“But you be watchful in all things, endure afflictions, do the work of an evangelist, fulfill your ministry” (2 Timothy 4:5 NKJV).

The movie “The Monuments Men” tells the story of a group of art experts charged by Franklin Roosevelt with a mission to retrieve art that Hitler and the German army has stolen and to return as much as they can to its rightful owners.  A number of skeptics denigrate the effort to send men into harm’s way over art, but the lead character, played by George Clooney, responds “If you destroy a (people’s) history, you destroy their achievements, and it’s as if they never existed.”  Art, as a representation of a people’s culture, history, veneration, and dreams, was therefore important to preserve and return.

I’ve never thought of sculptures and paintings as “monuments;” rather, I believe monuments are things set up to keep alive the memory of a person or event.  The original historical documents of our country seem like monuments to me—the Declaration of Independence or the Constitution, for example, or the Old North Church in Boston memorializing Paul Revere’s midnight ride—these all serve to connect our present with our past and are important in both preserving our history and shaping the future.

The Bible includes important stories that conclude with a monument being established so that future generations will not forget an encounter with God and his will and purpose.  The book of Deuteronomy admonished the Israelites to observe and to keep “all the days of their lives” (Deuteronomy 6:2b NKJV) the Ten Commandments of God and the Golden Rule.  “You shall teach them diligently to your children, and shall talk of them when you sit in your house, when you walk by the way, when you lie down, and when you rise up” (Deuteronomy 6:7 NKJV).  Both Moses and Joshua established monuments to serve as perpetual reminders of the people’s promises to God, and his to them (cf. Deuteronomy 27:2 and Joshua 4:3).  God instituted the Passover celebration in memorial of his passing over the Jewish people the night he sent the angel to kill all of the firstborn of Egypt.  And Jesus instituted the sacrament of the Lord’s Supper as a reminder to future generations of his sacrifice and our salvation.

After Katrina devastated New Orleans, those that rode out the storm and those that fled alike had to endure many hardships and wounds.  Clearly, those who lost loved ones suffered deeply.  Others lost homes, jobs, and a way of life.  And for too many people, the flood waters and the storm robbed them of photographs and memorabilia that were irreplaceable.  The city has largely been rebuilt, and no monument has been erected, but the loss of life and lifetimes stand as monuments in abstentia to the people of New Orleans.

A friend of mine, Roger Hall, Ph.D., in his book Expedition (Arete Press) notes that adversity is God’s anvil in shaping human character.  I believe he is right, although I know some people struggle with attributing suffering of any sort to God.  Some even choose to not believe in God since by observation it is clear the world is dangerous, and our very lives are so seldom under our own control that they reason no god would allow “that” (whatever “that” is) to go on if he were truly loving and all powerful.  Maturity of faith requires each person to probe deeply the power, used and withheld, by our God.  But this, too, helps to shape and refine us—building our character.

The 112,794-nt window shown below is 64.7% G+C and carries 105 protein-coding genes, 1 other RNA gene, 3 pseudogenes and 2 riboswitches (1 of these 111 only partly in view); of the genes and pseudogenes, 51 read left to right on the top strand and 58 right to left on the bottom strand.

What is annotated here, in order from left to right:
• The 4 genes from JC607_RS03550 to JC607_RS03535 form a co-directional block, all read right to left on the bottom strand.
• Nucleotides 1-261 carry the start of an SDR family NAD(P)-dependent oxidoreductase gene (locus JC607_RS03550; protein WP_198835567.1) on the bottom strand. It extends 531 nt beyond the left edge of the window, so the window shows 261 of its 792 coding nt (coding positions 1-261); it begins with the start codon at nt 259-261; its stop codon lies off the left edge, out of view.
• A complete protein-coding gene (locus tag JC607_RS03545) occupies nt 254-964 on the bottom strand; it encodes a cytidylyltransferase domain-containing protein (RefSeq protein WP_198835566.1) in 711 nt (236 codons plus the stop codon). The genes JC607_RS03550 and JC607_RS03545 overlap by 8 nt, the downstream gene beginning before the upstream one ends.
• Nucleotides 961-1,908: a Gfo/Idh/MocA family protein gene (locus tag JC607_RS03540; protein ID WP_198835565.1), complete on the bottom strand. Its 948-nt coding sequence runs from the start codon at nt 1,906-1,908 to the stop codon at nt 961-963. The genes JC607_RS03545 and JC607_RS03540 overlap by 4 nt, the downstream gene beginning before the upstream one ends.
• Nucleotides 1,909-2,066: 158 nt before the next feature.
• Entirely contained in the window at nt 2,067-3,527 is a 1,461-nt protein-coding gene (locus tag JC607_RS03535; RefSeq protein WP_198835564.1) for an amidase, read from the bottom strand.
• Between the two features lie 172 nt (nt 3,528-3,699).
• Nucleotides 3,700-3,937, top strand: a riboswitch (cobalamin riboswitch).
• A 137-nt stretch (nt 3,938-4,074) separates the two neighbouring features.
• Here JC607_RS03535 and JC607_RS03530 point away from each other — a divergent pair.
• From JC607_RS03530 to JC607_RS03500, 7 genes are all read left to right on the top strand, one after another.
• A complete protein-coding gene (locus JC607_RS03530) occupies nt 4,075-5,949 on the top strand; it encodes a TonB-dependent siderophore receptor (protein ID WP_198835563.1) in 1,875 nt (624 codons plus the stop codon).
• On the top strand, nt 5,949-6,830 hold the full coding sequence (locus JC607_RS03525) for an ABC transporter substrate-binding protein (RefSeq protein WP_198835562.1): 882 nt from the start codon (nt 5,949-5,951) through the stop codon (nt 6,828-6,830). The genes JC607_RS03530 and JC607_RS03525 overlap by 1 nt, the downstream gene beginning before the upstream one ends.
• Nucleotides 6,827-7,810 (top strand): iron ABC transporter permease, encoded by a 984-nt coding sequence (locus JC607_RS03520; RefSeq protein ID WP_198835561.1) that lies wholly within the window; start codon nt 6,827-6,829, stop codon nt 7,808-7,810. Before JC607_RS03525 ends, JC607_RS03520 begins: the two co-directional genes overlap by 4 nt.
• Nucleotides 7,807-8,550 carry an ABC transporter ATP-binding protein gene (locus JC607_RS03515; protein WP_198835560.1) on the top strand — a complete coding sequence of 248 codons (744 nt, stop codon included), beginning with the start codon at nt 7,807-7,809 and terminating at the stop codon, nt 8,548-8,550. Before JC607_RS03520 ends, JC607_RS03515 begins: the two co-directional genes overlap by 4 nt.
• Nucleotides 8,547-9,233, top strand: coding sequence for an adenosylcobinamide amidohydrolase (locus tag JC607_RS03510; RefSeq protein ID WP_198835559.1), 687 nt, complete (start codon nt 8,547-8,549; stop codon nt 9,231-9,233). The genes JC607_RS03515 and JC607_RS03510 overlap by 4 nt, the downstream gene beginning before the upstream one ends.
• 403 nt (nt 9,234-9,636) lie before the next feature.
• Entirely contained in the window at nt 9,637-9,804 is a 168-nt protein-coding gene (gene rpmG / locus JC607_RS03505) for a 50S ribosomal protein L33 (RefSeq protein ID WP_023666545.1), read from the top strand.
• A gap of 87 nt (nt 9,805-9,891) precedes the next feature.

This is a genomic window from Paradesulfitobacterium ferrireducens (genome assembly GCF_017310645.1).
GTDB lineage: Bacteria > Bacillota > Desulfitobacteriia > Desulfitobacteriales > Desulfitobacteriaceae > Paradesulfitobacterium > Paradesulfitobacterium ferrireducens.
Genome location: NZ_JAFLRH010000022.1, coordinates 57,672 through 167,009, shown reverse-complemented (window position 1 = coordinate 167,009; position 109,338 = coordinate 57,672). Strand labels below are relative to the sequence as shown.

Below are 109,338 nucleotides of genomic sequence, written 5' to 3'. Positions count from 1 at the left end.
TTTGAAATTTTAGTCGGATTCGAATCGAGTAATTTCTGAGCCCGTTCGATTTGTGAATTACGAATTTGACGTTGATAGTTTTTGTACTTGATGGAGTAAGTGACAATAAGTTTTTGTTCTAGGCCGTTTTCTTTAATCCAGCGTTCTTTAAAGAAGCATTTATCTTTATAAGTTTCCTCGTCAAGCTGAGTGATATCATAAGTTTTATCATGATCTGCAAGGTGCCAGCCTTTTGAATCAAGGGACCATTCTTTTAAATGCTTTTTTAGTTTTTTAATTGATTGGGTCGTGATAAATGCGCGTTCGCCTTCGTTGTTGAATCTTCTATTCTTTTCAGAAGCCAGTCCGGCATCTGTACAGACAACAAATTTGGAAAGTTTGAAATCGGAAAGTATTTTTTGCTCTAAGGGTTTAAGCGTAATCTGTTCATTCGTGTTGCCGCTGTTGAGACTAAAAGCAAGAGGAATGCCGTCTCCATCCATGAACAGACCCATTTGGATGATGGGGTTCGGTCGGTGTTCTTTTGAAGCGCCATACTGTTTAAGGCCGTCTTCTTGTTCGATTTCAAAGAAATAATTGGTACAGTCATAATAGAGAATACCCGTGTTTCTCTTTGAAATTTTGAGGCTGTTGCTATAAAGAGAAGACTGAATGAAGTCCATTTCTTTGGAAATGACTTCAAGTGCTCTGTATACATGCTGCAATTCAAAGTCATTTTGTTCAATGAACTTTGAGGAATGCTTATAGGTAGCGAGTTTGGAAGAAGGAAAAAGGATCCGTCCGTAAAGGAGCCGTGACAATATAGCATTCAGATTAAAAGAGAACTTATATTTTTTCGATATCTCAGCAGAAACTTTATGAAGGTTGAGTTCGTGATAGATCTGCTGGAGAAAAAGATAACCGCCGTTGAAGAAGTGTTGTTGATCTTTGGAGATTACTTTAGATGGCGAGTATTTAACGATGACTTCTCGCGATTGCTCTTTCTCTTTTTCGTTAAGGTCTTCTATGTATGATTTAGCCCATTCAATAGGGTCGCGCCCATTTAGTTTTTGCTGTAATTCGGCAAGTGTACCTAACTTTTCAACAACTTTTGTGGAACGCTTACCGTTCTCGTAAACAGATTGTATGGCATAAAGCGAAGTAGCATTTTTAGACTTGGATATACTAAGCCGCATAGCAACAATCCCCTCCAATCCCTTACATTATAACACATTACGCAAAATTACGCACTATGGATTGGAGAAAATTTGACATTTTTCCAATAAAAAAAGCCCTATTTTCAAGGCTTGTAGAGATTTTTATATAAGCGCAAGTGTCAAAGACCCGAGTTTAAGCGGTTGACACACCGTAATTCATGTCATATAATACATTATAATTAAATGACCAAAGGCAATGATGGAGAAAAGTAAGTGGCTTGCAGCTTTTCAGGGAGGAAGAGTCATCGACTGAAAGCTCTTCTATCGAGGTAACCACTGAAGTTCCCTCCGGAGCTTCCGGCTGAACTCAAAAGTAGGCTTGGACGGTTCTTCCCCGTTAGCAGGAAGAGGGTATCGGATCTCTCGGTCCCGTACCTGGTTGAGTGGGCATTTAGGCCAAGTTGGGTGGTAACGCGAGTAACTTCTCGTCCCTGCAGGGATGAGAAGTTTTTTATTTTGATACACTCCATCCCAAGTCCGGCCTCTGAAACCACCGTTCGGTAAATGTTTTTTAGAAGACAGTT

How do you memorialize your journey through this life?  What things are worth remembering, sharing, dissecting, and even leaving behind?

Rick Warren has become quite famous through his book The Purpose Driven Life in which he asserts clearly that our life’s purpose is best found in God—that “it” is not about us—“it” is about God.  I understand his point and even agree with it (cf. Matthew 22:37-40), yet I also believe “it” is also about us, or God would not have given his Son so that we could live and be reconciled to him.  It is difficult to try and simplify profound and universal truths.

Your memories and memorabilia are about you, but they can also be about your relationship with others, including God.  And they can chronicle how you have been molded on God’s anvil to become the person of faith and hope and love that you are today.  In this regard they are vital to create, preserve, and contemplate.

From time to time (really, in some respects all the time), my business goes through periods of trial where valuable resources of money or people or time are in short supply.  I have been shaped over the last fourteen years by those times of trial and testing, and to ensure that I remember them, I have kept a journal as a memorial of God’s work in my life.  Recently, another time of testing has come upon us.  Recording my current prayers and concerns in my journal, I also looked back to see historical entries from times of other struggles.  Here is what I wrote in January 2013:

“You will not despise the weak and lowly.  Come quickly to my aid, O God, and hear me when I call.  Bring your victory because I cannot.  On you and you alone I rely.  So, I put on your armor against this day’s attack and potential for evil.  With you comes victory.  I will not be moved.  I rejoice also in the sound of battle because it calls me back to you.  In your presence I am who I am supposed to be.  I enjoy peace and safety.  I become me.”

If you haven’t prepared your own Monuments of God’s work in your life, let me urge you to begin.  Only good things come from writing down our hopes and fears, because God is trustworthy and true, and he has good plans for you, plans for hope and a future (Jeremiah 29:11).

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